1) Suppose $A$ and $B$ are connected by the edge, $C_1, C_2,\cdots, C_l$ are neighbors of $A$ that are not $B$; $D_1, D_2,\cdots, D_m$ are neighbors of $B$ that are not $A$. Then let's see what the statement gives us. Firstly, none of $C_i$ is a neighbor of $B$, because otherwise $ABC_i$ is a triangle of edges, but $G$ is triangle-free. Similarly, none of $D_j$ is a neighbour of $A$.
Let us now look how $D_j$ and $C_i$ are connected by the edges. For any $i$ the vertices $C_i$ and $B$ are not connected, so they have two common neighbors. One of them is $A$. The other one must be one of $D_j$, because they are the only other neighbors of $B$. Thus, for any $i$: $C_i$ is connected with $D_j$ for some $j$. This $j$ is unique, otherwise $C_i$ and $B$ have at least 3 common neighbors, which is nonsense. Similarly, one can prove that any $D_j$ is connected with exactly one of $C_i$. But this all means that there is the same number of $C_i$ and $D_j$, so $A$ and $B$ have the same degree.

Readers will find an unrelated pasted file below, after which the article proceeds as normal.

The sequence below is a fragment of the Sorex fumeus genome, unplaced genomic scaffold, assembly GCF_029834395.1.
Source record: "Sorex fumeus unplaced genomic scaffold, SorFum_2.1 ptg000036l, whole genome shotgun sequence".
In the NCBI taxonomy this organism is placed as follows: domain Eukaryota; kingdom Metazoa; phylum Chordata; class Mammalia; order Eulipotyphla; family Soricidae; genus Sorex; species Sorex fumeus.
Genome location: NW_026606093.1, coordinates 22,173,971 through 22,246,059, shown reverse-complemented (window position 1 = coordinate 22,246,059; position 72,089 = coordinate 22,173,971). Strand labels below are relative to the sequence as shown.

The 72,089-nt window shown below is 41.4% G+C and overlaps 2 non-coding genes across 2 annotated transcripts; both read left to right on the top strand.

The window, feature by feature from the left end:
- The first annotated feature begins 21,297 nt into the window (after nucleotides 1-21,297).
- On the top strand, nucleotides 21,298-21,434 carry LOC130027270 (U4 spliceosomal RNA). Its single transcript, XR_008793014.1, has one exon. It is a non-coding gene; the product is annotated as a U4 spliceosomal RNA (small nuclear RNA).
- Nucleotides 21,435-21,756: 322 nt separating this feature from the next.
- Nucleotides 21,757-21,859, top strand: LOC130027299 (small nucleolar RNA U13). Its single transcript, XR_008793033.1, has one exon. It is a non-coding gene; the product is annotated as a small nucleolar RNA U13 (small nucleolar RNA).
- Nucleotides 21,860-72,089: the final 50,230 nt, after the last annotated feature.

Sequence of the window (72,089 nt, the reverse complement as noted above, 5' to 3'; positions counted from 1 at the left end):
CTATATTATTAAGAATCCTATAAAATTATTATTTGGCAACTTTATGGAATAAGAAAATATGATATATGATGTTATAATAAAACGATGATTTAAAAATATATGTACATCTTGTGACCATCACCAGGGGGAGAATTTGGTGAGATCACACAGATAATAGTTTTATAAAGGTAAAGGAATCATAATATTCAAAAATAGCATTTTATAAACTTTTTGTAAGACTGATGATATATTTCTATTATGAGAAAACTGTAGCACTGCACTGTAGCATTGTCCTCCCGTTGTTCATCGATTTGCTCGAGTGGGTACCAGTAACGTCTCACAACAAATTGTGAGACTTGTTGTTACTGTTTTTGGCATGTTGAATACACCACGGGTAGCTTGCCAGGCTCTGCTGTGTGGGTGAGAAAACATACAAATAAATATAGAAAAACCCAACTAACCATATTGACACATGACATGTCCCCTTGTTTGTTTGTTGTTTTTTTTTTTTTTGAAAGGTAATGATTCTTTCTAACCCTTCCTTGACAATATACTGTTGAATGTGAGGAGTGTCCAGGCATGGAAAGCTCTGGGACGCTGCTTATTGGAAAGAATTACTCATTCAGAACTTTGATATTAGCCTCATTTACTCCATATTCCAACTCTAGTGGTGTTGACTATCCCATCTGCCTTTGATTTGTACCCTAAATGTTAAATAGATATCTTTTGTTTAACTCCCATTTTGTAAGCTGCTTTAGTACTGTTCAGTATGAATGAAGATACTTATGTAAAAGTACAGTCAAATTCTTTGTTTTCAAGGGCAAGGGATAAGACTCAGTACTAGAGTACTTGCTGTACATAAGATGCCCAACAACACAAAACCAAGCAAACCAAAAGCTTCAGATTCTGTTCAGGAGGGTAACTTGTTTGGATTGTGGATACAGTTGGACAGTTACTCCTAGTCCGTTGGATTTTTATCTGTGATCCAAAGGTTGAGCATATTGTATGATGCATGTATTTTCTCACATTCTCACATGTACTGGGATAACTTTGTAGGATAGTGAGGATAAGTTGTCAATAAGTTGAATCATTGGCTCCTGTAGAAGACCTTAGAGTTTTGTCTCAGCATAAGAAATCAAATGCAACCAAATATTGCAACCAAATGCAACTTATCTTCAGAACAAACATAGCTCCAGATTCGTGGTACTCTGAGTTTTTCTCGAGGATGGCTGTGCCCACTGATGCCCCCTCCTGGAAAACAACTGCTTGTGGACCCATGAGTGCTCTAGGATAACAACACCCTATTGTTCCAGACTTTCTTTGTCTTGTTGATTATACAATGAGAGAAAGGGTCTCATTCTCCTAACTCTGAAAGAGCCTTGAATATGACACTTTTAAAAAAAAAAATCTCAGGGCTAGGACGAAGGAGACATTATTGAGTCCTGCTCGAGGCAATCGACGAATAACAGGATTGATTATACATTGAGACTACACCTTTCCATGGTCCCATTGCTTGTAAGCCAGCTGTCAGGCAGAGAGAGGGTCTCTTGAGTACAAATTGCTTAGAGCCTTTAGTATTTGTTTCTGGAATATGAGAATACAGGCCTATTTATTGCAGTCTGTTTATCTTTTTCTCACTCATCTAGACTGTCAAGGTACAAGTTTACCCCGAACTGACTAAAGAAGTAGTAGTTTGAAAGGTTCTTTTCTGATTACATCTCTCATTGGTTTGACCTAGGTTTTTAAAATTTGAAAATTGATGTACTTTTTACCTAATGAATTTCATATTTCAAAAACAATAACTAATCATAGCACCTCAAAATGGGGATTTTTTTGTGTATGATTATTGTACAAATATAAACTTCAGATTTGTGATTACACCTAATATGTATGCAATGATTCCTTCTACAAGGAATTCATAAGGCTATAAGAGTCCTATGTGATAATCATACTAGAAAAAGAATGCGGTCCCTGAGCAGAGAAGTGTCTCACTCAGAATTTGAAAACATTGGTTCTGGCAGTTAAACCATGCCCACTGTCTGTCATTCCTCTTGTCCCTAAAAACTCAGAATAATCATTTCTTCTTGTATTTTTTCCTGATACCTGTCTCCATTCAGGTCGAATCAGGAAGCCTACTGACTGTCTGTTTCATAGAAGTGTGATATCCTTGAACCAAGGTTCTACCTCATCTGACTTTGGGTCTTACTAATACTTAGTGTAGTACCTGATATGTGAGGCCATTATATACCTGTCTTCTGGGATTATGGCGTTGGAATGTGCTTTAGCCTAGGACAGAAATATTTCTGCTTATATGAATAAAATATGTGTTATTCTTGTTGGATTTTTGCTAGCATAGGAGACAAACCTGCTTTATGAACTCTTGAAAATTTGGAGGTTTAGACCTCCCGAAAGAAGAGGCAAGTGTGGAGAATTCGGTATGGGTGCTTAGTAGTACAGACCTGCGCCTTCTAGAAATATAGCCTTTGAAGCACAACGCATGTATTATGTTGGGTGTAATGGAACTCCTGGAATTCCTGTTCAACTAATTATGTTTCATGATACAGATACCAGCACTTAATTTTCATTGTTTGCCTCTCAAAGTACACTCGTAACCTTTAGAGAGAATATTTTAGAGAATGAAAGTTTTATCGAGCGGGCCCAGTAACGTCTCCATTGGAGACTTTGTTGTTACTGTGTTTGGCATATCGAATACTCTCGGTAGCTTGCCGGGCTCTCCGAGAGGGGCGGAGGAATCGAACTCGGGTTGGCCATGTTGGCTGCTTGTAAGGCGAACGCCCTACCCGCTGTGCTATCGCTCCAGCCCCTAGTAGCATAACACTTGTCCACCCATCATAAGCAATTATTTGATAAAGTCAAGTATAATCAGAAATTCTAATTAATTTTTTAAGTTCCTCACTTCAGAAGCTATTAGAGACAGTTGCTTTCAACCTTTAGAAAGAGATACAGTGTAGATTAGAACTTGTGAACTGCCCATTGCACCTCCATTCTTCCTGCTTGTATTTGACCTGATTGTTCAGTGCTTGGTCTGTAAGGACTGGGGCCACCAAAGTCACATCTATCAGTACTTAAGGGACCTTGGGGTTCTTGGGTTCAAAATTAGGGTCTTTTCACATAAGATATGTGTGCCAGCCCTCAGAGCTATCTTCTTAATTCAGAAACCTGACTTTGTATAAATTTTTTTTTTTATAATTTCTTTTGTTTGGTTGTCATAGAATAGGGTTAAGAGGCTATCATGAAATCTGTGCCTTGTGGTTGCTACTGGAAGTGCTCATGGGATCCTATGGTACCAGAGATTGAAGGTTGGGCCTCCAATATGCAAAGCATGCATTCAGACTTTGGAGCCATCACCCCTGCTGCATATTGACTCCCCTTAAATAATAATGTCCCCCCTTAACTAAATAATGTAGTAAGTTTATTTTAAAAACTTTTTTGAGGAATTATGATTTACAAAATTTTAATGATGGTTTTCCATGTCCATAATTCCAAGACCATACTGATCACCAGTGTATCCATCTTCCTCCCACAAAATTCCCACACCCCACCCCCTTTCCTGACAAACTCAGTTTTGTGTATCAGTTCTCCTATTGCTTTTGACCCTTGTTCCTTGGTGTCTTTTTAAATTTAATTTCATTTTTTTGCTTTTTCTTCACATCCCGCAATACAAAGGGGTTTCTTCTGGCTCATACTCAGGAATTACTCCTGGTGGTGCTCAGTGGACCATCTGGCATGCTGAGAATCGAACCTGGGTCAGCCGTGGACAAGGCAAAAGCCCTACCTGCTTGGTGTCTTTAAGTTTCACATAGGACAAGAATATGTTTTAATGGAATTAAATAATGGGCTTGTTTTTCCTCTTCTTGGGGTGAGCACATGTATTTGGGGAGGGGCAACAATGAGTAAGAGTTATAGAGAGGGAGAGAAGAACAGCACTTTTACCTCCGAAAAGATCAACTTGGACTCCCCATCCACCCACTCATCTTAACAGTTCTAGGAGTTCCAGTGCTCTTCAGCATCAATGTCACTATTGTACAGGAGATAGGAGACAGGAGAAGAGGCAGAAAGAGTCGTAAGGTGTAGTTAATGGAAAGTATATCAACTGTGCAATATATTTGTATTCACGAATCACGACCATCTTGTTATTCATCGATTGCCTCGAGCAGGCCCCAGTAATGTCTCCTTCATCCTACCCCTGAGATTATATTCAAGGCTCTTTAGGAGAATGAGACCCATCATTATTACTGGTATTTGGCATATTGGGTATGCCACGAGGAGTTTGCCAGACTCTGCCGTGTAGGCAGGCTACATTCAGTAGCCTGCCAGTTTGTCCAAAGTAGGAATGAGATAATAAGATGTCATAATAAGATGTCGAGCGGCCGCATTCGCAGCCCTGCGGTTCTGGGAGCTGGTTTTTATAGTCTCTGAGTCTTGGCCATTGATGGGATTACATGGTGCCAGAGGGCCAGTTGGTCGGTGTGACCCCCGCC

Now it is enough to see that then any two vertices have the same degree. If two vertices $A$ and $B$ are adjancent, we just proved that, and if not, they have a common neighbor $C$. $\deg A=\deg C=\deg B$.
2) For any pair of disconnected vertices $(A,B)$ let us call a pair of their two common neighbors $(C,D)$ the sibling for $(A,B)$. $(C,D)$ are also disconnected because $G$ is triangle-free, and their sibling is $(A,B)$. Thus, all disconnected pairs of vertices are split into sibling pairs of pairs $((A,B),(C,D))$. In particular, for any vertex $A$ the number of pairs $(C,D)$, formed by its neighbors (they are all disconnected by triangle-freedom), and the number of pairs $(A,B)$, where $B$ is not connected with $A$, are equal, because they are in one-to-one correspondence under sibling relation. Now denote the number of vertices by $n$ and write that equality:
From this 2) follows.